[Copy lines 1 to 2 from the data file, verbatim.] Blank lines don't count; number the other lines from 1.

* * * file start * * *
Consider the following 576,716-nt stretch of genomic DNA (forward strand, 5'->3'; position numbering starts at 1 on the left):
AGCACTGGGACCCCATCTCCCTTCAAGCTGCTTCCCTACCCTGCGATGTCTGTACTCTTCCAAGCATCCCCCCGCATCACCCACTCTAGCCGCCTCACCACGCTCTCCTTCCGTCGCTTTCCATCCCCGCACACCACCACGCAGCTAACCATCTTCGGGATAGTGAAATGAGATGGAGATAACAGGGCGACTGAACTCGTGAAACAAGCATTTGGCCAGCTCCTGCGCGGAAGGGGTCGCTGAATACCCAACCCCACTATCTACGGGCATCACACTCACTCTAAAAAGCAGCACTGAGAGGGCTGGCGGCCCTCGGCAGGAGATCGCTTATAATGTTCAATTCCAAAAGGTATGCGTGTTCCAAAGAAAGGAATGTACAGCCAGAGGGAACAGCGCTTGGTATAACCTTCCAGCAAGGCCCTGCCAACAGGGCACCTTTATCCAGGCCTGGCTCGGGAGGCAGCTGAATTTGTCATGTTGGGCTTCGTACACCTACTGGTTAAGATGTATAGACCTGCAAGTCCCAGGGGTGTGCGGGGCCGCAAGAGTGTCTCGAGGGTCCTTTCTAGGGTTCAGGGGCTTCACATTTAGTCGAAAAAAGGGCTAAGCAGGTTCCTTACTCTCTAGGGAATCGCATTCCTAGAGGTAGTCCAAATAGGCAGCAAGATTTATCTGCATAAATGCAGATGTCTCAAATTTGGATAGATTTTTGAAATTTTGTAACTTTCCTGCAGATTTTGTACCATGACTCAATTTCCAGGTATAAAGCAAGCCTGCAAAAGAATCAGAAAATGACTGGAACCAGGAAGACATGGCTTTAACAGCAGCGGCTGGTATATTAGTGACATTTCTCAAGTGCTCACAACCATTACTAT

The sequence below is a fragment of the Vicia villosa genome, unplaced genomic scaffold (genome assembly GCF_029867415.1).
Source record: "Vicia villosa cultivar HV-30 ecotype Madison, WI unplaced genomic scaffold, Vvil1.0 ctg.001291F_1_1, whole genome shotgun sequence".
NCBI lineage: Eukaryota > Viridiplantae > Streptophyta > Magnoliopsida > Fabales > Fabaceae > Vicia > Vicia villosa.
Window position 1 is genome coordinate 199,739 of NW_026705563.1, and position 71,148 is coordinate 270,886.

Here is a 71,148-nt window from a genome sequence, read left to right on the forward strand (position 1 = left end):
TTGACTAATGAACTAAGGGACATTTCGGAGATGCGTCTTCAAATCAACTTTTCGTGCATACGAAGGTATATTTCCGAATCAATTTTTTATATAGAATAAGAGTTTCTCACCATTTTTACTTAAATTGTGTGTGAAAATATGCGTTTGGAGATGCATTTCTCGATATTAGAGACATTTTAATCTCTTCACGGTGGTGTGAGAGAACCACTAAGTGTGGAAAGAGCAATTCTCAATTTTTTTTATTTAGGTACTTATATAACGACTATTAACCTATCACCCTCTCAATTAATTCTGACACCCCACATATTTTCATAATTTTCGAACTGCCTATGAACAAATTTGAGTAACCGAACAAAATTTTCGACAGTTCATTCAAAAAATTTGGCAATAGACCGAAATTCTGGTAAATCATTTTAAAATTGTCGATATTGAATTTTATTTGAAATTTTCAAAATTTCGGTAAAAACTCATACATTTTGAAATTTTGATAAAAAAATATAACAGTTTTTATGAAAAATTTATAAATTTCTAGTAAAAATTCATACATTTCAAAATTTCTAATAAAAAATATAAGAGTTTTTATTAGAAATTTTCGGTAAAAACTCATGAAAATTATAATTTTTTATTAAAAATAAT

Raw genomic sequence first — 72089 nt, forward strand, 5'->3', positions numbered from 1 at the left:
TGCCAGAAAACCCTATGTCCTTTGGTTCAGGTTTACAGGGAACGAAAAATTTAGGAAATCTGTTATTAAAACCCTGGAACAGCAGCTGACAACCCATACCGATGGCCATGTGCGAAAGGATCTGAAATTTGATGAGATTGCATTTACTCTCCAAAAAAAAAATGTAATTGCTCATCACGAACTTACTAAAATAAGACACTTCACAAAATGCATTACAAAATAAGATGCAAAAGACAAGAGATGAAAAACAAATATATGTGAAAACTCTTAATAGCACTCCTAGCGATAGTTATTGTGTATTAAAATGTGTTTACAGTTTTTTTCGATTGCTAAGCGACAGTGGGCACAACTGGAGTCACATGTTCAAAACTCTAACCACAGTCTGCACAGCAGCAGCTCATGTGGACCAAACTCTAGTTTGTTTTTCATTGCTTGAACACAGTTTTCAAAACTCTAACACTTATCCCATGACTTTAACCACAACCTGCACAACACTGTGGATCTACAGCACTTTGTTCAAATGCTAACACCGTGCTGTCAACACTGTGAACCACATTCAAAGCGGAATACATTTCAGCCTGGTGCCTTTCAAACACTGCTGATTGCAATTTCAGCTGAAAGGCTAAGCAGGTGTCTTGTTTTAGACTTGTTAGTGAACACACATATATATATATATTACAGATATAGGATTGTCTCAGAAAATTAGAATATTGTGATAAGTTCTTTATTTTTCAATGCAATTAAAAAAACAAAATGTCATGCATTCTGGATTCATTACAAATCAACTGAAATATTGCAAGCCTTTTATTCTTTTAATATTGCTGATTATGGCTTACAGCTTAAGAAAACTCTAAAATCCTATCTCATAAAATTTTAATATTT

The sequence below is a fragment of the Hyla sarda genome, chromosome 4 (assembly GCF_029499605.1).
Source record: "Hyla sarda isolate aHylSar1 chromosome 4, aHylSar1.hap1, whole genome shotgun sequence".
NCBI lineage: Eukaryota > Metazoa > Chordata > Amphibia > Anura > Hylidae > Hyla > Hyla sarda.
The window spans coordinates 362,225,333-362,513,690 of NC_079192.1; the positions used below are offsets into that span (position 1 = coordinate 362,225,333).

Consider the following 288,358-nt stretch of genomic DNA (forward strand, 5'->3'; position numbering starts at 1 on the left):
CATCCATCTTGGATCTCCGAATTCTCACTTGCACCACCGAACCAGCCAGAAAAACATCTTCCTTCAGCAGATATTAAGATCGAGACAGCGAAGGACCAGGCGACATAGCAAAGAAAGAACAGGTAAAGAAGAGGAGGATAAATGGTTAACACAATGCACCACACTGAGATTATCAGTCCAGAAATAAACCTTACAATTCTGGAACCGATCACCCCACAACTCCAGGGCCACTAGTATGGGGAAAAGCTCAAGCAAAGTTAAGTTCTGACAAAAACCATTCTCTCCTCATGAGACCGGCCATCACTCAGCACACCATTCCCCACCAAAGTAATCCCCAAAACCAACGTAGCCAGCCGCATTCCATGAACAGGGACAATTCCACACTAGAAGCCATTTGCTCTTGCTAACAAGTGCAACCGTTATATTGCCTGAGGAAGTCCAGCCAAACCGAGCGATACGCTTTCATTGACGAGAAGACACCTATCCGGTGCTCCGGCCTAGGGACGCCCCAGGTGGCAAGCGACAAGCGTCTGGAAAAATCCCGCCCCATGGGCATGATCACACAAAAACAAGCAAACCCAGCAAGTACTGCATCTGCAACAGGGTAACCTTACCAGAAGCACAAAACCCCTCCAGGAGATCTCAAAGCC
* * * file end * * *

Consider the following 576,716-nt stretch of genomic DNA (forward strand, 5'->3'; position numbering starts at 1 on the left):
AGCACTGGGACCCCATCTCCCTTCAAGCTGCTTCCCTACCCTGCGATGTCTGTACTCTTCCAAGCATCCCCCCGCATCACCCACTCTAGCCGCCTCACCACGCTCTCCTTCCGTCGCTTTCCATCCCCGCACACCACCACGCAGCTAACCATCTTCGGGATAGTGAAATGAGATGGAGATAACAGGGCGACTGAACTCGTGAAACAAGCATTTGGCCAGCTCCTGCGCGGAAGGGGTCGCTGAATACCCAACCCCACTATCTACGGGCATCACACTCACTCTAAAAAGCAGCACTGAGAGGGCTGGCGGCCCTCGGCAGGAGATCGCTTATAATGTTCAATTCCAAAAGGTATGCGTGTTCCAAAGAAAGGAATGTACAGCCAGAGGGAACAGCGCTTGGTATAACCTTCCAGCAAGGCCCTGCCAACAGGGCACCTTTATCCAGGCCTGGCTCGGGAGGCAGCTGAATTTGTCATGTTGGGCTTCGTACACCTACTGGTTAAGATGTATAGACCTGCAAGTCCCAGGGGTGTGCGGGGCCGCAAGAGTGTCTCGAGGGTCCTTTCTAGGGTTCAGGGGCTTCACATTTAGTCGAAAAAAGGGCTAAGCAGGTTCCTTACTCTCTAGGGAATCGCATTCCTAGAGGTAGTCCAAATAGGCAGCAAGATTTATCTGCATAAATGCAGATGTCTCAAATTTGGATAGATTTTTGAAATTTTGTAACTTTCCTGCAGATTTTGTACCATGACTCAATTTCCAGGTATAAAGCAAGCCTGCAAAAGAATCAGAAAATGACTGGAACCAGGAAGACATGGCTTTAACAGCAGCGGCTGGTATATTAGTGACATTTCTCAAGTGCTCACAACCATTACTAT